We have seen an increase in medical waste such as PPE including face masks, gloves, and gowns, not only from hospitals and medical facilities, but also from other residential and commercial premises.
We took this as an opportunity to market our incinerator services and most recently to also have specialized designated bins at Karen Hospital, where we are able to sort medical gowns for recycling purposes.
How has your business adjusted to suit the ongoing situation? How did the Covid-19 Resilience Grant by Siemens Stiftung help you with that?
While waste volumes have gone down during COVID-19, new waste streams have come into existence. These are waste streams relating to reducing the risk of spreading COVID-19 like face masks and protective gowns. We saw this as an opportunity with regards to properly managing and, if possible, recycling these new waste streams.
The COVID-19 Resilience Grant from Siemens Stiftung supported us in expanding our business offerings to users of medical gowns made from different types of plastics (non-woven PP and PE). This could be hospitals, clinics or others who have their staff wearing medical gowns to reduce the risk of COVID-19 infection. Our service included collecting, sorting, disassembling (removing the non-plastic parts) and recycling these items into new plastic granules. In this manner, we have been able to offer a circular economy solution for a product that was previously disposable. This, inherently, helped us in acquiring new customers while also pushing the agenda of moving products away from a linear economy model (produce to dispose) to a circular one (reuse or recycling).
How has the pandemic affected your local community in Kenya?
The pandemic has had a wide ranging effect on the local community, particularly with the number of people who have lost their livelihood. This was compounded by businesses and schools shutting down, due to extended curfews and reduced purchasing power. Students who were not in school, were more prone to teenage pregnancies, crime, drug abuse, and exploitative work practices.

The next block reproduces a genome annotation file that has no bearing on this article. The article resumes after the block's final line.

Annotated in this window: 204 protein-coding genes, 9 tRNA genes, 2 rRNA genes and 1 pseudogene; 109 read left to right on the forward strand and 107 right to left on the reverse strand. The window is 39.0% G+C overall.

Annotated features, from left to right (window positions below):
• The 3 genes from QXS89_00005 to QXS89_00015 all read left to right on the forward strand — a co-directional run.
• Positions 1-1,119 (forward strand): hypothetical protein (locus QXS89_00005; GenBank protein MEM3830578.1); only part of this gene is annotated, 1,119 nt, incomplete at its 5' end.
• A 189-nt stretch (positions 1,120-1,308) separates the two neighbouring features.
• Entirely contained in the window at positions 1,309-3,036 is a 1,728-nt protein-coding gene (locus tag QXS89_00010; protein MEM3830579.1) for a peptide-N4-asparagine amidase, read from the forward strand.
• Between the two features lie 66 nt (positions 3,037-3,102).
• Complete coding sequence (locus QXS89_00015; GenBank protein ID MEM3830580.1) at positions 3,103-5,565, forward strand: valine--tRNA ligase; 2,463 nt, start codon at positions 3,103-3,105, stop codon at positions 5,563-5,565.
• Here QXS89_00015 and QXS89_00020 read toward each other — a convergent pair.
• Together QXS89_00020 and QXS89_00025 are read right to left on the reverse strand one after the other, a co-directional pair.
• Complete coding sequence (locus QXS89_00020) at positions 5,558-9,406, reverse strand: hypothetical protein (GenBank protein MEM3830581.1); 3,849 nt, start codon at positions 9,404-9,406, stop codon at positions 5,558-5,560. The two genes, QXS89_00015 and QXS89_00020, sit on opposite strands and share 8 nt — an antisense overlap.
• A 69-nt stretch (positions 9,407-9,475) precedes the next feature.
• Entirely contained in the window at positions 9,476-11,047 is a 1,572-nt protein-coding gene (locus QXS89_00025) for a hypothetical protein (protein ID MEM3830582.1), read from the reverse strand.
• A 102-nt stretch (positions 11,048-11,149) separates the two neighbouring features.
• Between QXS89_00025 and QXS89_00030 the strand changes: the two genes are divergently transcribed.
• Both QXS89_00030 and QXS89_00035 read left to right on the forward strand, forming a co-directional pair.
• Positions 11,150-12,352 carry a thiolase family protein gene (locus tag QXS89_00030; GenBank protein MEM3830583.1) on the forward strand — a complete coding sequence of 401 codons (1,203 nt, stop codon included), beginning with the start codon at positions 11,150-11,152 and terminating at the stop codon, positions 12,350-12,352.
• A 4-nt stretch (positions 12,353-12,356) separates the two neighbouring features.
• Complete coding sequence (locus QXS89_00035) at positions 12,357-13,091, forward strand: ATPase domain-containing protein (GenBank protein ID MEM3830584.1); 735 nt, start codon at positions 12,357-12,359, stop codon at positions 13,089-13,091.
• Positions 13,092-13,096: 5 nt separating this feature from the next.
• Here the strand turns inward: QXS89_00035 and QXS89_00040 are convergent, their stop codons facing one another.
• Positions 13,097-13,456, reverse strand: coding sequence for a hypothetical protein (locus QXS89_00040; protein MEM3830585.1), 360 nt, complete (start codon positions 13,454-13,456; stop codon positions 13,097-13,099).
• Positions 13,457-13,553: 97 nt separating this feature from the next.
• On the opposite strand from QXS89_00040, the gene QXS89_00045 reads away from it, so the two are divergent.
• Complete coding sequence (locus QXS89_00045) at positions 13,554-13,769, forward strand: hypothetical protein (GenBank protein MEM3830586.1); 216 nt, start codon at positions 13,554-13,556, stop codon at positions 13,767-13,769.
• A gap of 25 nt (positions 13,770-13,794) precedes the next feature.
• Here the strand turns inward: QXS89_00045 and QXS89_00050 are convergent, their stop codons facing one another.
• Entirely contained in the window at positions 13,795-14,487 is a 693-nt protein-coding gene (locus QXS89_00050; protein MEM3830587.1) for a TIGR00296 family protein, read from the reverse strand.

By virtue of working with poor and marginal groups in waste collection, we have witnessed the culmination of impacts lead to an increase in extreme poverty.
However it is not all bad, there are opportunities where employees and waste pickers are more open to wearing PPE, having seen them being embraced by the general public. Even though driven by lack of resources, more people are open to picking waste as a livelihood and the occupation is slowly becoming professionalized by more actors.
Do you expect there to be any long-term changes for your social business because of the pandemic? And how do you see it benefiting your work in the long run?
As it stands, COVID-19 is here to stay and so is the waste associated with PPE, and the only way forward would be to embrace it and find ways we can reduce the footprint left by PPE waste; this may include adapting new materials and engineering new ways to dispose and recycle them.
The pandemic has also caused some of our clients to put more emphasis on their general hygiene and, by extension, insisting on high quality waste management services.
TakaTaka was one recipient of the COVID-19 Resilience Grant offered by Siemens Stiftung to support select social enterprises in their operations throughout the pandemic.